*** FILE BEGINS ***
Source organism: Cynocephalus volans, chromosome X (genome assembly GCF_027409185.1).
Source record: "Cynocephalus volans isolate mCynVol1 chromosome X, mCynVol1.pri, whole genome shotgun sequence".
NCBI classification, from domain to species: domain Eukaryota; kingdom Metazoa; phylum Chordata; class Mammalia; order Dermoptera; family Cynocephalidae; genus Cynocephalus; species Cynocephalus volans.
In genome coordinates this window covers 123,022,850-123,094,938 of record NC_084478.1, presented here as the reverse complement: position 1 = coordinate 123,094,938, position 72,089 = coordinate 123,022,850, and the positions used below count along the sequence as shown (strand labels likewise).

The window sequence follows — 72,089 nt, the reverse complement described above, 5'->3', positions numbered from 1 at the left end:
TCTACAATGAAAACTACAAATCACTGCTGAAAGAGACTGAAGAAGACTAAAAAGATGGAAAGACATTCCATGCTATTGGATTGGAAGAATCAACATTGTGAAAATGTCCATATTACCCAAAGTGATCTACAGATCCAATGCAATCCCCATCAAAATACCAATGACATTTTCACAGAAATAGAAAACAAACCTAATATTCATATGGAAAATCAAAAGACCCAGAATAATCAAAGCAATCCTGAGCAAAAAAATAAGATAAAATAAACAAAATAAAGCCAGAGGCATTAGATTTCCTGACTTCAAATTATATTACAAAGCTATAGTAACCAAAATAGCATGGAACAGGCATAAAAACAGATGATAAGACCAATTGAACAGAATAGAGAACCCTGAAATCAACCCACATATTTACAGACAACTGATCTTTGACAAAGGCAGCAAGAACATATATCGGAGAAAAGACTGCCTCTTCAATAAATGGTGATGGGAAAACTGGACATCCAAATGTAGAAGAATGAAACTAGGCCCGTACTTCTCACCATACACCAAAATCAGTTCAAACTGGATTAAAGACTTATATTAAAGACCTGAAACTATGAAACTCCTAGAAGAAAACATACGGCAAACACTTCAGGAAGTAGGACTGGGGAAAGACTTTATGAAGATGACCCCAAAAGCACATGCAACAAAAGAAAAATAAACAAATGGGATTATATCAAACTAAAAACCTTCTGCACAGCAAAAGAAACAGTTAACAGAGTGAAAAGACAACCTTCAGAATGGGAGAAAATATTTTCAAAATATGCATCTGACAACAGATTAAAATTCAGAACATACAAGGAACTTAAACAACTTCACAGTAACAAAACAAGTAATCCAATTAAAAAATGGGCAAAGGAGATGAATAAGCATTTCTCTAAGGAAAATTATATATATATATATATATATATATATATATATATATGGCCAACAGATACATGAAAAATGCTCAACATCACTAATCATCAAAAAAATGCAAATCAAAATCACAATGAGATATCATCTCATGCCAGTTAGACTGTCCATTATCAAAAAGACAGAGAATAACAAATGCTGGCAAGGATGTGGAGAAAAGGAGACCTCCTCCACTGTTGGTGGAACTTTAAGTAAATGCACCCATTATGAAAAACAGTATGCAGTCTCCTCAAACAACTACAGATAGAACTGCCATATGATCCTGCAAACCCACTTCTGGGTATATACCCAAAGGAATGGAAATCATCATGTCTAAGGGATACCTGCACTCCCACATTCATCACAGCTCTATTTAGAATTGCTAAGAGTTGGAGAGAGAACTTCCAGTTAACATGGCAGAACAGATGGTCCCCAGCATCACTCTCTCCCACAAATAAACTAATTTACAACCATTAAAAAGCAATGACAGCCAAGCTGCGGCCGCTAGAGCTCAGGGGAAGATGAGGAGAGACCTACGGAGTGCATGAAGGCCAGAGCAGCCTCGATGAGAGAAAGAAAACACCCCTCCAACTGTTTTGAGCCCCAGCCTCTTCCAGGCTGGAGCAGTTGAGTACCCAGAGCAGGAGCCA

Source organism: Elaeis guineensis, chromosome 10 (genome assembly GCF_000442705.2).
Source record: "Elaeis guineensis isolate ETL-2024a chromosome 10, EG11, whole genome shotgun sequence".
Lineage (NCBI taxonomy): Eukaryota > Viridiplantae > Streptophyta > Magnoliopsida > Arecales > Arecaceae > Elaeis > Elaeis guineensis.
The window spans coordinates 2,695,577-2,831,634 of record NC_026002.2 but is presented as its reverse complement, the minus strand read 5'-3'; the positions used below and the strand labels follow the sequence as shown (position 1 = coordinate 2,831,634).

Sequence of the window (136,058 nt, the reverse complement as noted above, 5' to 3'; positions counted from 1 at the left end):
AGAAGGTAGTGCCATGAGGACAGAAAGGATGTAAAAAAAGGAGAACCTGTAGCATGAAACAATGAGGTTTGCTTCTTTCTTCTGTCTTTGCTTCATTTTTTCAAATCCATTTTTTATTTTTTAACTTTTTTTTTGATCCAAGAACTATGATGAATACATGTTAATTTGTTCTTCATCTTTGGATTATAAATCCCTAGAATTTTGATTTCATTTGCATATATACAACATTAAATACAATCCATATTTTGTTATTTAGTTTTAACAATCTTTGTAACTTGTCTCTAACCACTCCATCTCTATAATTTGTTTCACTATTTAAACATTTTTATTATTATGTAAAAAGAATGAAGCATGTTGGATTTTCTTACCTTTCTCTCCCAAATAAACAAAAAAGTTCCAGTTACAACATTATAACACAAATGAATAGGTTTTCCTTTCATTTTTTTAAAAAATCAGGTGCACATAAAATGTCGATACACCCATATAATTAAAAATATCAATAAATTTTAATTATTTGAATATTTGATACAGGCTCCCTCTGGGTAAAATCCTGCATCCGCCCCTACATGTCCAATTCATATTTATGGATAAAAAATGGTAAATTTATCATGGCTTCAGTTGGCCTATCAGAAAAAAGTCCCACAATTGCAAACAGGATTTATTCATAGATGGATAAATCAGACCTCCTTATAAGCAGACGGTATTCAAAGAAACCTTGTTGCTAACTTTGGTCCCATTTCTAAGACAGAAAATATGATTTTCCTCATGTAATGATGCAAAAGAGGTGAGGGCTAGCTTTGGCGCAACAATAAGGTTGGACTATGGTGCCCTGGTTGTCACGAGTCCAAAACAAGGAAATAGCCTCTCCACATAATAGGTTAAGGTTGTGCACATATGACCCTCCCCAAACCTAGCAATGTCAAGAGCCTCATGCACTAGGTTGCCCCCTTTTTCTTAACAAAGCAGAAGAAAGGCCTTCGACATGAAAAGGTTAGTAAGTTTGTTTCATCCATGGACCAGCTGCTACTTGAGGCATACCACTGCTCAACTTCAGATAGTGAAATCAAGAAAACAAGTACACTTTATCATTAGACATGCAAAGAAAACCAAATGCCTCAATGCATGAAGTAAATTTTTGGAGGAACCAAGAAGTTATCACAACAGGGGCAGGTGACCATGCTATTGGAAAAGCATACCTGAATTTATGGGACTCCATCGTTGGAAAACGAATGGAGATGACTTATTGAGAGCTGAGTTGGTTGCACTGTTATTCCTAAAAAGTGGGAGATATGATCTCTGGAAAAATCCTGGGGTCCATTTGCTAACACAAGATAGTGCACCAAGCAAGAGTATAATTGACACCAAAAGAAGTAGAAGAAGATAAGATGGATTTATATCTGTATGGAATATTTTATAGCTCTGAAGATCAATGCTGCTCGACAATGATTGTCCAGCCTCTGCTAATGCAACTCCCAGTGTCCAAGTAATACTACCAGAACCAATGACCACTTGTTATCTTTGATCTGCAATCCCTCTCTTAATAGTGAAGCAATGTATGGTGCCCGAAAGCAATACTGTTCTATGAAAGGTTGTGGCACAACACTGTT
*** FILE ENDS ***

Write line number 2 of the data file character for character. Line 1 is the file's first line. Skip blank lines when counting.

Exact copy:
Source record: "Cynocephalus volans isolate mCynVol1 chromosome X, mCynVol1.pri, whole genome shotgun sequence".